New York State will restrict cryptocurrency mining for the first time in the United States due to environmental protection. Until now, mining virtual currency has been constantly criticized by environmental protection groups as it has consumed enormous power.
According to the Wall Street Journal (WSJ) on the 22nd (local time), New York Gov. Kathy Hockall signed a bill to restrict cryptocurrency mining for two years. The bill will take effect immediately and can be used with eco-friendly energy such as hydroelectric power generation, but cryptocurrency mining using fossil fuel power generation will be prohibited.
Cryptocurrency miners earn cryptocurrencies by solving mathematical equations with computers, which use a huge amount of power. Governor Hockall said, “New York State will become the center of financial innovation and at the same time take important steps to prioritize environmental protection.” As a result, New York State became the first state to restrict cryptocurrency mining in the United States.
To prevent the bill from being passed, cryptocurrency industry groups have consistently opposed it. Heather Britsetti, chairman of the New York State Business Committee, protested, saying, “The New York State government should not limit growth in any industry or sector.” The Digital Chamber of Commerce, which represents Binance, the world’s largest cryptocurrency exchange, and various digital asset mining companies, said, “I am disappointed by the New York State government’s decision,” adding, “I will move my business to other states.”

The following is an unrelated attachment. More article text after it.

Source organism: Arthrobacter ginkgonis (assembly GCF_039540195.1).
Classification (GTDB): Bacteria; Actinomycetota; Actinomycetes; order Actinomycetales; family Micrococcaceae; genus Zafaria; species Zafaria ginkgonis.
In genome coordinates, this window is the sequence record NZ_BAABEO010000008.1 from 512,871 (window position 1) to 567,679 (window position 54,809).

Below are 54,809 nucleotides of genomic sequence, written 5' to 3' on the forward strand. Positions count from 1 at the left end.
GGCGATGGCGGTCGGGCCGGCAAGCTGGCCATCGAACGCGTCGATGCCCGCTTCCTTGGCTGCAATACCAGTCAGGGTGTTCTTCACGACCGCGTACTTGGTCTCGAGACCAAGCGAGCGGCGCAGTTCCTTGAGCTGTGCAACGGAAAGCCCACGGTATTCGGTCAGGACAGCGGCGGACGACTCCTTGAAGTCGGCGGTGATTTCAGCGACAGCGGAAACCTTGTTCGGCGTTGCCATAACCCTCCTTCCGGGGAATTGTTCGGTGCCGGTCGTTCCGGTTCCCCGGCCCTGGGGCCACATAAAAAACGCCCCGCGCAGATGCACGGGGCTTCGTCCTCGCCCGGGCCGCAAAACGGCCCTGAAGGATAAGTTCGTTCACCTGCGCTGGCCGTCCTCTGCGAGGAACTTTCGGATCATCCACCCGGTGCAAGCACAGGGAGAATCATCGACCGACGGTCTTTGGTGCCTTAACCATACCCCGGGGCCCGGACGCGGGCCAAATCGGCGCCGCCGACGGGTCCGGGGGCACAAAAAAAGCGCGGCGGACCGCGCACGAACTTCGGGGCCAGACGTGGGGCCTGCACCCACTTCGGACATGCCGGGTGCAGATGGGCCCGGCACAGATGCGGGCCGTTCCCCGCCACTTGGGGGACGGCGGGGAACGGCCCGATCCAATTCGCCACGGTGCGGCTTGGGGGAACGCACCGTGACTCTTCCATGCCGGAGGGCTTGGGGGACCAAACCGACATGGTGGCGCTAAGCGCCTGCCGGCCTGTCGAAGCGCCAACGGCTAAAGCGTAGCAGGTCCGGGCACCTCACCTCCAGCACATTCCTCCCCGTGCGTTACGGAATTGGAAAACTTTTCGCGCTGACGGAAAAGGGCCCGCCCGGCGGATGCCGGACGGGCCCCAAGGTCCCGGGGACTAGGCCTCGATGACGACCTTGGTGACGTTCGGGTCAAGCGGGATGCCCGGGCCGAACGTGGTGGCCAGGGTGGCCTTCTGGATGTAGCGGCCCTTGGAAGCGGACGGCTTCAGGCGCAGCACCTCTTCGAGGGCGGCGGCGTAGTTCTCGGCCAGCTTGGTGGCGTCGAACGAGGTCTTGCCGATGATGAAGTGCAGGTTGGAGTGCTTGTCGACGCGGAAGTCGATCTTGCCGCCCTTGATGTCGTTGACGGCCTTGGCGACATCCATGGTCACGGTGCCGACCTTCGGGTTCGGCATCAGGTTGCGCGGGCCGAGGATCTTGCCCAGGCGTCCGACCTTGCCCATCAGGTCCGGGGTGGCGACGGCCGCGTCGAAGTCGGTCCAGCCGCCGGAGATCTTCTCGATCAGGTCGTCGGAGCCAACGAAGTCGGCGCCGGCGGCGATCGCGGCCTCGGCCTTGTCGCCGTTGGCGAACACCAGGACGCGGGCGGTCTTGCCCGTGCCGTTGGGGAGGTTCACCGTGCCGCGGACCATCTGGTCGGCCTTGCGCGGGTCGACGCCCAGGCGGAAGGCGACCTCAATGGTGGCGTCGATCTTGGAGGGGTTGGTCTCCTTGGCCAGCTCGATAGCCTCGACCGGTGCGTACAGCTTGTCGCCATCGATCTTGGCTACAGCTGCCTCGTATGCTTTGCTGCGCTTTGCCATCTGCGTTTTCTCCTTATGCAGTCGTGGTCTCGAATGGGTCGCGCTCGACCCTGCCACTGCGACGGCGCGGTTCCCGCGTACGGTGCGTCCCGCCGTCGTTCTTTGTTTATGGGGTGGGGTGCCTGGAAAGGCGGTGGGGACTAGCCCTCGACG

Environmental groups and others argue that cryptocurrency mining uses too much energy to pollute the environment. Liz Moran of the environmental group Earth Justice said, “The New York State law enacted this time will be the standard for cryptocurrency mining,” adding, “Cryptocurrency mining is a major threat to climate security and should be closely regulated.”
The cryptocurrency market has grown rapidly in recent years, but the U.S. federal authorities have hesitated to regulate cryptocurrency. Meanwhile, more than 160 cryptocurrency-related regulatory bills are currently being reviewed in 37 states in the United States.